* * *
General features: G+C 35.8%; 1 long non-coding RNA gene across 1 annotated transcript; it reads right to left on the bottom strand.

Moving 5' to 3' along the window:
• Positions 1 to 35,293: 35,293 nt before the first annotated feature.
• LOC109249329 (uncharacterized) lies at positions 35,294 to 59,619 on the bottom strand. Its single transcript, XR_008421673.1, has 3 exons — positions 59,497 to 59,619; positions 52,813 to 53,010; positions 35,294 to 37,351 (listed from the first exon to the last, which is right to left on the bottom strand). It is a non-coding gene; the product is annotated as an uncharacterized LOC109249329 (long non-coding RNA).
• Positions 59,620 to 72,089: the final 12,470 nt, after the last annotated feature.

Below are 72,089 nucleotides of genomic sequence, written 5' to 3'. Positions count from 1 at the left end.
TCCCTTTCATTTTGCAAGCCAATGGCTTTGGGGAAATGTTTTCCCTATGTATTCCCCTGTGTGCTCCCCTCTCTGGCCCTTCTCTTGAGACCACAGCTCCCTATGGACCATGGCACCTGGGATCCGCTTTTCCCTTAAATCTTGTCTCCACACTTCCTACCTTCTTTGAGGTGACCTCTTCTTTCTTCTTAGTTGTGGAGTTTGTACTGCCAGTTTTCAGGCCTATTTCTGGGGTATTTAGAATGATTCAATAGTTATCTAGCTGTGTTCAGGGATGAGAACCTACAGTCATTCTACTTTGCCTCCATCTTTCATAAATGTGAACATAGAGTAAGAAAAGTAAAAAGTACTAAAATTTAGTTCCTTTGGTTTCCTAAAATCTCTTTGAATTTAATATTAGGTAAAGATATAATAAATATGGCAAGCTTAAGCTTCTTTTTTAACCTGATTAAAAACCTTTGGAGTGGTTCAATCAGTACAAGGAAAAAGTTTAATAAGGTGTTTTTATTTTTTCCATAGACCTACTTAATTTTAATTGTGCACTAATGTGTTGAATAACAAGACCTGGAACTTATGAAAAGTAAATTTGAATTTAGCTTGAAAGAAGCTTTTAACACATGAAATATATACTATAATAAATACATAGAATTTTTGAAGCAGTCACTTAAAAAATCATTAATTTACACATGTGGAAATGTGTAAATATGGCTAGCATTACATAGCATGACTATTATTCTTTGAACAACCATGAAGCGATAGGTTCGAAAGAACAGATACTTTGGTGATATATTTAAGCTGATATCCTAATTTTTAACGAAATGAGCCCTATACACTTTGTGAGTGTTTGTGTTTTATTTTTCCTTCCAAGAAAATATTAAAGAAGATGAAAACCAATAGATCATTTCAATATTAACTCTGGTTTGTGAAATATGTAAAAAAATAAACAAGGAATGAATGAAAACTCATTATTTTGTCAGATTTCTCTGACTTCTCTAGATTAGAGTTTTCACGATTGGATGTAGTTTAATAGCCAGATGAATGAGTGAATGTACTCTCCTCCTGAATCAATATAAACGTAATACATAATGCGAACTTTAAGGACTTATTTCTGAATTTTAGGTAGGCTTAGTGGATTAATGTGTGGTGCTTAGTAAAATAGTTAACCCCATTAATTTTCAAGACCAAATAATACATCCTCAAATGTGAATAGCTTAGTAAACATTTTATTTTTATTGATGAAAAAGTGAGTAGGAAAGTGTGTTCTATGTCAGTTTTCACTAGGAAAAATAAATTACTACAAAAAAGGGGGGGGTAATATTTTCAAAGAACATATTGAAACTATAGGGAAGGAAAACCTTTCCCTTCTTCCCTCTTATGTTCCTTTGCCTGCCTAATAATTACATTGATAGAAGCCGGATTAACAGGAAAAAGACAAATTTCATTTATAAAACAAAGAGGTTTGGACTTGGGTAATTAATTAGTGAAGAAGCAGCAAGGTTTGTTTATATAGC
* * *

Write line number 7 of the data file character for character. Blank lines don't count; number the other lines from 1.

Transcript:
TCCCTTTCATTTTGCAAGCCAATGGCTTTGGGGAAATGTTTTCCCTATGTATTCCCCTGTGTGCTCCCCTCTCTGGCCCTTCTCTTGAGACCACAGCTCCCTATGGACCATGGCACCTGGGATCCGCTTTTCCCTTAAATCTTGTCTCCACACTTCCTACCTTCTTTGAGGTGACCTCTTCTTTCTTCTTAGTTGTGGAGTTTGTACTGCCAGTTTTCAGGCCTATTTCTGGGGTATTTAGAATGATTCAATAGTTATCTAGCTGTGTTCAGGGATGAGAACCTACAGTCATTCTACTTTGCCTCCATCTTTCATAAATGTGAACATAGAGTAAGAAAAGTAAAAAGTACTAAAATTTAGTTCCTTTGGTTTCCTAAAATCTCTTTGAATTTAATATTAGGTAAAGATATAATAAATATGGCAAGCTTAAGCTTCTTTTTTAACCTGATTAAAAACCTTTGGAGTGGTTCAATCAGTACAAGGAAAAAGTTTAATAAGGTGTTTTTATTTTTTCCATAGACCTACTTAATTTTAATTGTGCACTAATGTGTTGAATAACAAGACCTGGAACTTATGAAAAGTAAATTTGAATTTAGCTTGAAAGAAGCTTTTAACACATGAAATATATACTATAATAAATACATAGAATTTTTGAAGCAGTCACTTAAAAAATCATTAATTTACACATGTGGAAATGTGTAAATATGGCTAGCATTACATAGCATGACTATTATTCTTTGAACAACCATGAAGCGATAGGTTCGAAAGAACAGATACTTTGGTGATATATTTAAGCTGATATCCTAATTTTTAACGAAATGAGCCCTATACACTTTGTGAGTGTTTGTGTTTTATTTTTCCTTCCAAGAAAATATTAAAGAAGATGAAAACCAATAGATCATTTCAATATTAACTCTGGTTTGTGAAATATGTAAAAAAATAAACAAGGAATGAATGAAAACTCATTATTTTGTCAGATTTCTCTGACTTCTCTAGATTAGAGTTTTCACGATTGGATGTAGTTTAATAGCCAGATGAATGAGTGAATGTACTCTCCTCCTGAATCAATATAAACGTAATACATAATGCGAACTTTAAGGACTTATTTCTGAATTTTAGGTAGGCTTAGTGGATTAATGTGTGGTGCTTAGTAAAATAGTTAACCCCATTAATTTTCAAGACCAAATAATACATCCTCAAATGTGAATAGCTTAGTAAACATTTTATTTTTATTGATGAAAAAGTGAGTAGGAAAGTGTGTTCTATGTCAGTTTTCACTAGGAAAAATAAATTACTACAAAAAAGGGGGGGGTAATATTTTCAAAGAACATATTGAAACTATAGGGAAGGAAAACCTTTCCCTTCTTCCCTCTTATGTTCCTTTGCCTGCCTAATAATTACATTGATAGAAGCCGGATTAACAGGAAAAAGACAAATTTCATTTATAAAACAAAGAGGTTTGGACTTGGGTAATTAATTAGTGAAGAAGCAGCAAGGTTTGTTTATATAGC